As Fall slips away in concert with my garden duties, I'm desperately trying to tackle a mountain of winter reading material before it engulfs the house and overflows into the forsythia bed. Alongside my gardening activity, I collect and occasionally read gardening-related material, to the point where my valet is stacked with no less than ten books-in-waiting.
I've tried several off and on, and I continually keep picking up Brenner and Scanniello's A Rose By Any Name and knocking off a few pages, but my main theme this season seems to be "back-to-the-farm" literature. I keep picking up and putting down Margaret Roach's And I Shall Have Some Peace There, but I'm having trouble identifying with Margaret's "successful-woman-middle-aged-angst" crisis. No surprise there, since a puttering older male is probably not her target audience.
I recently finished, however, and enjoyed immensely The Dirty Life by Kristin Kimball. Subtitled "a memoir of farming, food, and love," it chronicles her move from NYC to northern New York with her soon-to-be-husband, an arduous back-to-the-basics to establish a community farm in the North Country. The book is not so much about the love, since she notes that on most nights they managed only exhaustion and worry, but it's a lot about the farming and food and the localism movement trumpeted these days by the ecological aristocracy. All in all, The Dirty Life is an easy and likable read. Kimball, by the way, is no shrinking hippified housewife, as the jacket blurb notes that she has a degree from Harvard, and the last I knew, Harvard was not known for its agricultural program.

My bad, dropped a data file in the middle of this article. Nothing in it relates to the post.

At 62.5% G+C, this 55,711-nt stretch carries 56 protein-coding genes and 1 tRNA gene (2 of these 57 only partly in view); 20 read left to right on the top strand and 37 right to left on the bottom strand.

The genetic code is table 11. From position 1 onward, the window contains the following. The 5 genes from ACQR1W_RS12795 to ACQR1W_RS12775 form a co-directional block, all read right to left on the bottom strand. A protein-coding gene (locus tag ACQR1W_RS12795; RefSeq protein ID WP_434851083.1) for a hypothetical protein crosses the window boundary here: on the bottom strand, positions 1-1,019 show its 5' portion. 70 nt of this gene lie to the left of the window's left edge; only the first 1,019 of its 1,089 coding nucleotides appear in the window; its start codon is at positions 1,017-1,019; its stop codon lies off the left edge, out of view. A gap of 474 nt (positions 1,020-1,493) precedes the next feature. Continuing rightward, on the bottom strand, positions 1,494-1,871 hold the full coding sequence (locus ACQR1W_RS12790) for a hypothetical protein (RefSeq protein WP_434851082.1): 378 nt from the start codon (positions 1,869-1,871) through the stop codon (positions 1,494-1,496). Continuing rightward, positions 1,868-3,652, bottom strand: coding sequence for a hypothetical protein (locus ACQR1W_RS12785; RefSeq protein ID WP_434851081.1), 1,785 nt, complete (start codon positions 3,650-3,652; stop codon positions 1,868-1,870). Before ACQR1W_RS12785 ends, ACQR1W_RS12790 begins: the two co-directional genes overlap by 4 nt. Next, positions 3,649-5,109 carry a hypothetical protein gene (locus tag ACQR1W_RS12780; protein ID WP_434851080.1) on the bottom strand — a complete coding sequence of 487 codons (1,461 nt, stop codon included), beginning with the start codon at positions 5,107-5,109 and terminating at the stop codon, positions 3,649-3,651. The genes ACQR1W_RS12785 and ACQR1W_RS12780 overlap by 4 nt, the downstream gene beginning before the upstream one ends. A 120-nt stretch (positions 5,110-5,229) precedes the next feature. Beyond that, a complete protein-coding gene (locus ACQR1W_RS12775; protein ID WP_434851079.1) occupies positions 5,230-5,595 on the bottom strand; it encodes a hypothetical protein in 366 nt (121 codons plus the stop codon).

For me, Kimball's tales of farming with draft horses, primitive balers, maple syrup production, unrepentant swine, nervous chickens, and endless daily work prompted fond recall of times I spent in Amish country. Thirty years ago, I spent two months on externship as a 4th year veterinary student at a large dairy practice in Wakarusa, Indiana. Wakarusa, with a population of 1758 in the 2010 census, was even smaller in 1982, a place back then whose local Pizza Hut, the only "eat-out" restaurant for 15 miles, became a hot spot every Friday night for young Mennonite boys and bonneted teenage girls. Wakarusa was in Elkhart County, one of two northern Indiana counties where the population was predominantly Amish and Mennonite and the veterinary practice I worked in served the small family farms and dairies of the area. For two months, I lived on and off of those farms, in Amish barns and fields, knee deep at times in dairy muck and at other times holding for dear life to the lead ropes of Draft horses whose backs were taller than my heads. Two months among good people who lived plainly, by the strength of their arms and the sweat of their brows. A part of me still longs to be there.